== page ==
Manifold Greatness opened at the University of Dayton Roesch Library in Dayton, Ohio on Friday, August 24. One of the highlights of our local exhibition is a first edition Douai-Rheims Bible, the first English translation of the Catholic Bible. For the exhibit period, it is sharing a case with a first edition King James Bible, on loan from Denison University in Granville, Ohio.
In this post, we compare the two Bibles and their unique history.
The origins of the Douai-Rheims translation were much different than the KJV. Due to anti-Catholic legislation and persecution during the reign of Queen Elizabeth I (a Protestant), English Catholics, led by William Allen, established a college and a mission seminary in Douai (Flanders) in 1568 and later at Rheims (France). The translation by English Catholics, known as Douai-Rheims, was published in several parts: at Rheims, the New Testament was published in 1582, and in 1609 the Old Testament was published in two volumes at Douai. The Douai-Rheims was not intended for use at Catholic liturgical services (where the language was Latin), although it did meet many needs. English Catholics could read it instead of Protestant English translations, and Catholic writers could use it to counter or refute Protestant adversaries who often quoted Scripture as part of their arguments.
The Douai-Rheims was scrupulously faithful to the Latin Vulgate, the translation made by St. Jerome in the fourth century. In the sixteenth century, the Council of Trent considered Latin a quasi-sacral language: it was the lingua franca, for more than thirteen centuries, in all churches, monasteries, and councils; for all services, theological discourse, and biblical commentaries. The King James Bible translation relied upon original Hebrew and Greek manuscripts rather than the Vulgate, and freely incorporated a “few dignified or felicitous phrases” from previous translations, including the Douai-Rheims.
At the time of its introduction, the King James Bible was not universally accepted; some desired a more literal translation. However, its language was incorporated in the Book of Common Prayer of the Anglican Church, and it eventually became widely known as the Authorized Version in England – one that had the approval of its royal sponsor, King James I, and was “appointed to be read in churches.”
Katy Kelly is the Communications and Outreach Librarian at the University of Dayton.
As we prepared to receive the Manifold Greatness exhibit at the University of Mississippi, Dr. Leigh McWhite, one of our archivists, began seeking items that would give the viewer a sense of the translators’ work and would also make a connection between the exhibit and Mississippi and/or the South.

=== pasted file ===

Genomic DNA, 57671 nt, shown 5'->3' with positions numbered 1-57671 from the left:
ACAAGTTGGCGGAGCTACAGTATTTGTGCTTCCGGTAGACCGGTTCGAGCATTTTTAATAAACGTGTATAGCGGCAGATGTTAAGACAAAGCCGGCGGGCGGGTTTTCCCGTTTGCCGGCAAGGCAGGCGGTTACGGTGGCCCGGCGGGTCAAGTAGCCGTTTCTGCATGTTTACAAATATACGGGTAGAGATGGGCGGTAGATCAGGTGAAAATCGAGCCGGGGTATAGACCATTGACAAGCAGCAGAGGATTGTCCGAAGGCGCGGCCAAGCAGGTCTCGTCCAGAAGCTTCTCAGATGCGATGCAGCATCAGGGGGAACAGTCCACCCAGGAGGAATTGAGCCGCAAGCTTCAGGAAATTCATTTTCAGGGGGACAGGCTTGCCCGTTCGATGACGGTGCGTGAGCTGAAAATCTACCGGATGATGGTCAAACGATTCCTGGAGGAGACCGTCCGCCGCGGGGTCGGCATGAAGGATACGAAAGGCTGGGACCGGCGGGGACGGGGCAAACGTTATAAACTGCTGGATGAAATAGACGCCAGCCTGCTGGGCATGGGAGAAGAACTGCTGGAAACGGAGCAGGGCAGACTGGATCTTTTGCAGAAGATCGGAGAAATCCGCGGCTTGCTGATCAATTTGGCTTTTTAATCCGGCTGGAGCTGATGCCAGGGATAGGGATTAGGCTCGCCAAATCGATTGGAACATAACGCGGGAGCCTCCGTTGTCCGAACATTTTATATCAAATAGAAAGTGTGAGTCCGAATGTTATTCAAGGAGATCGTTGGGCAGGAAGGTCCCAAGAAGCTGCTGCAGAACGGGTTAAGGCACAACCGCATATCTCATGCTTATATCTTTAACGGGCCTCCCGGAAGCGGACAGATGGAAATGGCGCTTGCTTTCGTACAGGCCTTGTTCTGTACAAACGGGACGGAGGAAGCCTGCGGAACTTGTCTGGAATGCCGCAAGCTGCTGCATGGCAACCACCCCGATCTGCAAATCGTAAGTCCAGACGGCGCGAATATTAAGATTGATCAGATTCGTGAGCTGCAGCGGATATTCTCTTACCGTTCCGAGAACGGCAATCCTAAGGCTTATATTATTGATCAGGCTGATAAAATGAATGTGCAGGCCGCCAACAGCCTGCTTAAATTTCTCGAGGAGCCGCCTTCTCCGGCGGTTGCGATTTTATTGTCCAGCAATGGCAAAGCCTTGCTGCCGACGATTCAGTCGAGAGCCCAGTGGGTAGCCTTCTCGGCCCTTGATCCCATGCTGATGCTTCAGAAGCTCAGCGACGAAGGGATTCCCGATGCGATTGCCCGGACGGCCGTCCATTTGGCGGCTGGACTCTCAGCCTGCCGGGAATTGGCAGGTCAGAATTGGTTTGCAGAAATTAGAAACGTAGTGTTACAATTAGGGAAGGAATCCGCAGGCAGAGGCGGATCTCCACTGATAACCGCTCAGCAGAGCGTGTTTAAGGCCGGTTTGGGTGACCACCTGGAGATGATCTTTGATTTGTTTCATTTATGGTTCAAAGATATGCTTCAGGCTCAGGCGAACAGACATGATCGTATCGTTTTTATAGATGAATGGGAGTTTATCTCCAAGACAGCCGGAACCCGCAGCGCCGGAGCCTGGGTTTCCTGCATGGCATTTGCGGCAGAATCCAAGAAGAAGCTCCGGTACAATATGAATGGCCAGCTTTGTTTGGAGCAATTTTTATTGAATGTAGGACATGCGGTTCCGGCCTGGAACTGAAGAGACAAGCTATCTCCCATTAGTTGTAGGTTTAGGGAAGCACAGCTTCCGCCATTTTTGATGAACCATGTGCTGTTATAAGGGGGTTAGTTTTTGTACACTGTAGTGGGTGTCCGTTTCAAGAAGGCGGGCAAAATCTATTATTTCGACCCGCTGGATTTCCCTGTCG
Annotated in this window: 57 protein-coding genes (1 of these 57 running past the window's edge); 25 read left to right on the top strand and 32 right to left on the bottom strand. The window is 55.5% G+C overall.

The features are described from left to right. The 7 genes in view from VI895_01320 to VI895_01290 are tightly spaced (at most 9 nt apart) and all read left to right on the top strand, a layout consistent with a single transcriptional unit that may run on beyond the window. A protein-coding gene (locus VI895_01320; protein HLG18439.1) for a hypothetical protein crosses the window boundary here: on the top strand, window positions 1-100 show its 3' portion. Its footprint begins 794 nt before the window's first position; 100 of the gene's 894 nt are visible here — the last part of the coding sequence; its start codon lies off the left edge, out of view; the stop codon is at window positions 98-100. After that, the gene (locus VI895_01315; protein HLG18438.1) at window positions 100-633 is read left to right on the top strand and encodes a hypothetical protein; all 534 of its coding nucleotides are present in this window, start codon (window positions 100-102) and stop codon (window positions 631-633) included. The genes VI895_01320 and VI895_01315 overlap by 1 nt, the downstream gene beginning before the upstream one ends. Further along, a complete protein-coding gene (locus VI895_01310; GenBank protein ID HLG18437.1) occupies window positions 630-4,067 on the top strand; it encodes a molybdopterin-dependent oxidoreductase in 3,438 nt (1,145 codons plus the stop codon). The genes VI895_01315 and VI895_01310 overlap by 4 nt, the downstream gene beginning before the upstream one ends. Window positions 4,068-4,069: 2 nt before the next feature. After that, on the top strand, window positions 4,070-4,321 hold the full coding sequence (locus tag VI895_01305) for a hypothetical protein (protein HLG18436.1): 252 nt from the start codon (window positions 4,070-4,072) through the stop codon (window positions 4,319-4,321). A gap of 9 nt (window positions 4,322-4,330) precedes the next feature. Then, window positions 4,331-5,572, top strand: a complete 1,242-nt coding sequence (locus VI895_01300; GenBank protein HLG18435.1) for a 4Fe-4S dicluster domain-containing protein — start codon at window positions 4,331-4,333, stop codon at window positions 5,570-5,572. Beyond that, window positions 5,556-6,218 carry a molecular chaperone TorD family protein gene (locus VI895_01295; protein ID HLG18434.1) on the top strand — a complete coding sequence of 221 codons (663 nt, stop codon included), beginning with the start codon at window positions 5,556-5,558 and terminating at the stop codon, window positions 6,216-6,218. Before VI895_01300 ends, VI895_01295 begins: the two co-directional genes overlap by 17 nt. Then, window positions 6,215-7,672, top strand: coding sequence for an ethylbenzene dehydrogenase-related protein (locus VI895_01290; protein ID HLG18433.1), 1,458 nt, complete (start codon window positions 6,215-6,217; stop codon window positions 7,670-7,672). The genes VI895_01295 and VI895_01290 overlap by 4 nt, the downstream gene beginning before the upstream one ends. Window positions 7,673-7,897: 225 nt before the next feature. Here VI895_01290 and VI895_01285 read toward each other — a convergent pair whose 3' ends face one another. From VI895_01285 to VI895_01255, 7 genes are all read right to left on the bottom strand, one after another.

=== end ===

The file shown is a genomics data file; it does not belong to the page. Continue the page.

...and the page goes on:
As it happened, she found several.
On display is an edition of St. Jerome’s Vulgate, printed in Basel, Switzerland in 1591. It is among the last editions published before the introduction of the 1592 version, which soon superseded it. The 1592edition of the Vulgate was sponsored by Pope Clementine VIII, and this edition was later consulted by the teams of English translators working on the King James Bible. The Clementine Vulgate remained the authorized text for the Roman Catholic Church until 1979.
The Choctaw tribe has had a long association with the state of Mississippi, and the University of Mississippi has a copy of the Second Book of Kings translated into the Choctaw language by the American Bible Society in 1855. Choctaw translations of portions of the Bible first appeared in print in 1836 and a complete edition of the New Testament was produced in 1848. The Choctaw Bible Translation Committee in Mississippi is currently working to translate the entire Bible into Choctaw.
A more contemporary and very Southern translation is the Cotton Patch Bible created by Clarence Jordan. Born in Georgia in 1912, Clarence Jordan created an interracial Christian farming community outside Americus, GA called Koinonia (from the Greek word for “communion,” which is used in Acts 2:42 to refer to the earliest Christian community). In the late 1960s, Jordan began writing his “Cotton Patch” series, which translated the scripture into a colloquial Southern accent and context. “Jews” and “Gentiles” became “white man” and “Negro,” and Jordan changed all references to “crucifixion” to “lynching.” The Cotton Patch Version of Paul’s Epistles in the University of Mississippi’s Special Collections is from the James H. Meredith Collection. James Meredith is a prominent figure in the American civil rights movement and integrated the University of Mississippi in 1962.
Christina Torbert is Head of Serials and Bibliographer for Philosophy and Religion at the J.D. Williams Library at the University of Mississippi.